Art and culture are integral to the Iranian-American experience. We at NIAC are so grateful to the artists that performed at our virtual events since the pandemic began to help us virtually build community and celebrate our heritage. To show our appreciation, we’ve launching the NIAC Community Artist Series to spotlight singers, dancers, musicians, and other artists honoring our culture. Today, we are highlighting Delsie Khadem-Ghaeini!
Delsie Khadem-Ghaeini is a Persian Classical and Contemporary Dancer based in Denver, Colorado. You can learn more about Delsie by checking out her website and following her on Instagram and Facebook. You can also watch Delsie and her students’ performances at NIAC Colorado’s Evening of Iranian & Middle Eastern Music and Dance here.
Delsie grew up listening to Persian music–her father is a lover of music so there was always something on at home. And while she grew up with the mehmooni-style dancing many of us are familiar with, she didn’t get a real glimpse of Persian dance until she got her hands on VHS tapes of Jamileh and Khordadian. While the style of dance in these tapes were not traditional, she became obsessed with anything that looked like Persian dance. The internet, however, gave her some true exposure to traditional dance, particularly when she came across Shahrzad Khorsandi, a California-based pioneer in Persian dance. When Shahrzad eventually made her way to Colorado, Delsie took the opportunity to enroll in a week-long intensive dance course. After Shahrzad returned to California, Delsie continued to learn from her through private lessons, eventually becoming certified in Shahrzad’s dance style and then as a teacher in that style.
To Delsie, dance is an expression. And while we have a right to do what we want with our expression, she believes that when you have a platform you have a responsibility to authenticity and to respect and honor the history and heritage behind your art. So Delsie is always thinking about her Iranian heritage because so much of our community’s legacy and history is documented through music. When Delsie is crafting choreography, she spends a lot of time studying the structure of the music. Where are the repetitions and the peaks? Why are they there? What is being expressed in the lyrics and poetry? Each piece is a story and the challenge for Delsie is to connect with that piece and tell the story through her movement. Even when she is improvising, she wants to make sure that the style she chooses matches the intention of the music. Ultimately, Delsie puts care and intention behind her art to ensure that she does the music justice. If she performed in front of the musicians that composed the piece, she would want them to think “yes, that was it!”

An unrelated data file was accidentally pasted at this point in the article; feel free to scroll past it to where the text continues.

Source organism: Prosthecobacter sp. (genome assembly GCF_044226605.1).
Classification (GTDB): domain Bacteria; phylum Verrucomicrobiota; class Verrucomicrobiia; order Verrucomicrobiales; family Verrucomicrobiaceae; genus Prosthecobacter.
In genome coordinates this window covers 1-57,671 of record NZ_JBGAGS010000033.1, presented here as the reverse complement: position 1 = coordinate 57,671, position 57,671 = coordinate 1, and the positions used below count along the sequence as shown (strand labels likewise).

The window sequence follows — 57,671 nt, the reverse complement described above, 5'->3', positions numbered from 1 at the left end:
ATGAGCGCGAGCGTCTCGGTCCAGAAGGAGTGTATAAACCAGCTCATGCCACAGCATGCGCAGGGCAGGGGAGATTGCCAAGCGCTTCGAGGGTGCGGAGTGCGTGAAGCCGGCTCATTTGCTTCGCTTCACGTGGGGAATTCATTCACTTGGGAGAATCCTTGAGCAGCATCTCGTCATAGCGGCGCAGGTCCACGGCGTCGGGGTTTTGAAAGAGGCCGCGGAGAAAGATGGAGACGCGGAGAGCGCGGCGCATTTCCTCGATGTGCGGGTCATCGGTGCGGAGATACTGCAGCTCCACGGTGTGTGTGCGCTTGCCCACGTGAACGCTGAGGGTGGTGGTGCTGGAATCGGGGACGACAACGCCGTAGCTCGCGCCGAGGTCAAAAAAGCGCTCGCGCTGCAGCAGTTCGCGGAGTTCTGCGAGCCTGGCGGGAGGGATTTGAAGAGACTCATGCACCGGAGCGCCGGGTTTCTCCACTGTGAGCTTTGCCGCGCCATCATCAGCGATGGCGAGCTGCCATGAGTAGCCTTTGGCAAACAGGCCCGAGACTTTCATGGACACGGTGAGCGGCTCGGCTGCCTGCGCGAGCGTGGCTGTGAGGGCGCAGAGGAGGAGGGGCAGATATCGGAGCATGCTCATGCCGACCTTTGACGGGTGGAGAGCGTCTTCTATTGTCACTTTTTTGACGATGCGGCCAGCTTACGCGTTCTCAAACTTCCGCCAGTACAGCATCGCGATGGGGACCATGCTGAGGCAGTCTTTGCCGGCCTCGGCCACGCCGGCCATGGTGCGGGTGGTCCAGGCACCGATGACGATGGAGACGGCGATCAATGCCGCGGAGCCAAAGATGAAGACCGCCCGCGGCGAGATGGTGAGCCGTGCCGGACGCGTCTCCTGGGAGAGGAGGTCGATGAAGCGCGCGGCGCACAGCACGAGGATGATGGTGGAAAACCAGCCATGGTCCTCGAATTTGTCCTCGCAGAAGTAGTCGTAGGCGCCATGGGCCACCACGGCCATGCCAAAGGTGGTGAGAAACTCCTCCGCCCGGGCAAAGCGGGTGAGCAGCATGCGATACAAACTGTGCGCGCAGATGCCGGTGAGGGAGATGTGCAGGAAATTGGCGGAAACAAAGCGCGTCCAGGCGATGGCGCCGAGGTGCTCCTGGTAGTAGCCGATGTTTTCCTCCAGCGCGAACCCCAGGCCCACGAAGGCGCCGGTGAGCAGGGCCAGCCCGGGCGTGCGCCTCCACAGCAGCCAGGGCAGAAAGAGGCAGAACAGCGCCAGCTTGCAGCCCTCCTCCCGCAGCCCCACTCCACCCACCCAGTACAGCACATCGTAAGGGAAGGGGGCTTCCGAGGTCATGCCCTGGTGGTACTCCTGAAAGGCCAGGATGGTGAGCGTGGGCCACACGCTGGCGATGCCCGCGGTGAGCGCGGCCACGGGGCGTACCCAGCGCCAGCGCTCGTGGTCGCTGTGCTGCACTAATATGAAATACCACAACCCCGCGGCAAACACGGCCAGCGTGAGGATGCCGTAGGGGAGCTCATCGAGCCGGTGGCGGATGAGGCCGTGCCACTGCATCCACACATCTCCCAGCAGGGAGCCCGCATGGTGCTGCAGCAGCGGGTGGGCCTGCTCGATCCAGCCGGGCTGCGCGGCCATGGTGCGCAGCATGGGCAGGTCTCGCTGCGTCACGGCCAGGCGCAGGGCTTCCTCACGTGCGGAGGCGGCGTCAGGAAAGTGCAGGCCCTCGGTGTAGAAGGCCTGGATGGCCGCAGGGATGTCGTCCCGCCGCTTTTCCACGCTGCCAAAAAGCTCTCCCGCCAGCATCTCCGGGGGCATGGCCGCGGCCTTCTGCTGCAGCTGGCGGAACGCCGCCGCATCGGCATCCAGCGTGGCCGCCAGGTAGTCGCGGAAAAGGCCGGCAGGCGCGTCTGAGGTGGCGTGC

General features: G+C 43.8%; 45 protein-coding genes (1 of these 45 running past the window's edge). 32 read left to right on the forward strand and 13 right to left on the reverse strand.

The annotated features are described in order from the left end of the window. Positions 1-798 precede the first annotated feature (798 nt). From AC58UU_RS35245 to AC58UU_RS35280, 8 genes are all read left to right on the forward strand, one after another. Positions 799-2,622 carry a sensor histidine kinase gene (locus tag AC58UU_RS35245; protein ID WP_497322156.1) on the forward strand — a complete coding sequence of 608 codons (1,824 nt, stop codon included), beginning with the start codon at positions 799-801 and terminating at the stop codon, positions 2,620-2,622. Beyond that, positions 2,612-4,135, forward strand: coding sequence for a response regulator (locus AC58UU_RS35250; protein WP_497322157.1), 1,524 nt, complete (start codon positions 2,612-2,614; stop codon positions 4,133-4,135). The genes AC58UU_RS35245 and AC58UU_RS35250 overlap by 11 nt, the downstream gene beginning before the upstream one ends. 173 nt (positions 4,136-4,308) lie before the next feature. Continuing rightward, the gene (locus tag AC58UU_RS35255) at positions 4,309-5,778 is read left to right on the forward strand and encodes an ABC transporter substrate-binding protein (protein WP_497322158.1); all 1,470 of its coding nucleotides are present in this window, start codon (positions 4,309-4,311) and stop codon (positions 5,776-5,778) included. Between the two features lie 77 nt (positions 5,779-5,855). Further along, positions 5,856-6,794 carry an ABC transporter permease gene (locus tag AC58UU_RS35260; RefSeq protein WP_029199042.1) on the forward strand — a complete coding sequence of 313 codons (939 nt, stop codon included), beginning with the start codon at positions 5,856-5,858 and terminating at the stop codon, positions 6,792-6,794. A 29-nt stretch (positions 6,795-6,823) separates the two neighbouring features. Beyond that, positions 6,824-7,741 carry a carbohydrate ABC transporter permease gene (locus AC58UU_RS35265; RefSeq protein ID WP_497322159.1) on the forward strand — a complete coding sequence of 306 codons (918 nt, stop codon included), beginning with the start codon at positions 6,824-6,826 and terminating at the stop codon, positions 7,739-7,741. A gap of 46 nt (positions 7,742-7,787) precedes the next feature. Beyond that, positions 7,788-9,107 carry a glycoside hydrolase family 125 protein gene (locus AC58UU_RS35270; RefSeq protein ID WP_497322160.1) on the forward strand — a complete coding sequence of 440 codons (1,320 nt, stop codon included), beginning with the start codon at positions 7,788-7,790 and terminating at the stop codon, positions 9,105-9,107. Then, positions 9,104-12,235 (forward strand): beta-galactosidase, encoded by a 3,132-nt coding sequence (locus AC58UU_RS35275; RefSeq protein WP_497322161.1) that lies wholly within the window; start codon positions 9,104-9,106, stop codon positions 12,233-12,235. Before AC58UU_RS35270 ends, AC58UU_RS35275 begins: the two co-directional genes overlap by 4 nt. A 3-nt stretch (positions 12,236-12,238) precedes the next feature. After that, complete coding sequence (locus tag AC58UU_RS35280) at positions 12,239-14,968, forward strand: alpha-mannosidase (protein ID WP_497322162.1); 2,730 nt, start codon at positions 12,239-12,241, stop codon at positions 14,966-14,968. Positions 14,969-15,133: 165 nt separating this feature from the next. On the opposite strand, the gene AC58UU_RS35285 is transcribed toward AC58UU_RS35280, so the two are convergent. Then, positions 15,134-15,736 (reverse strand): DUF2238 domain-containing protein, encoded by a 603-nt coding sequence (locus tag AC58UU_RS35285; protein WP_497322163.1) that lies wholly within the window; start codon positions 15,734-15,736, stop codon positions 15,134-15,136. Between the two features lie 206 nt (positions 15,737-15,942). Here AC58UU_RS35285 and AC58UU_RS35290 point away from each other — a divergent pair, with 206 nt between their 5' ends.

Delsie gravitates towards a couple of different styles of Persian Classical dance. She enjoys traditional Persian-style dancing, a more radif repertoire, because she likes the complexity of the music–it has structure but is also very complex and intentional. She loves listening to what the artist is trying to achieve and how she can express that. Delsie also enjoys the ruhowzi style because it’s playful and fun, which speaks to her personality. She also enjoys the samah, pulse-like flavor to more contemporary music.
Delsie now teaches her own dance classes in Denver. She emphasizes that she is not just teaching a movement class, but she is teaching her students how to identify what the music means to them. She believes that if she is going to teach her students correctly, they have to understand and feel the music–to not be told how to feel, but rather wait for their own inspiration from the music. So while Delsie does do formal instruction and choreography, she explains why she choreographed certain movements in certain places to show the intention of the placement. She also builds in opportunities for improvisation in many of her classes because she wants to build opportunities for her students to truly connect to a piece on a deeper level, with their heart and soul.
We’re extremely excited for Delsie’s upcoming projects! For those living in Denver, she has just started teaching classes for kids. Kids’ classes perform at the spring and fall showcases and typically run 8 weeks leading up to a showcase. Additionally, Delsie is currently working on creating a new platform to make it easier for people around the world to have access to learning Persian dance. Make sure to continue following her work on her website or by following her on Instagram and Facebook to stay up-to-date on these upcoming projects.Back to top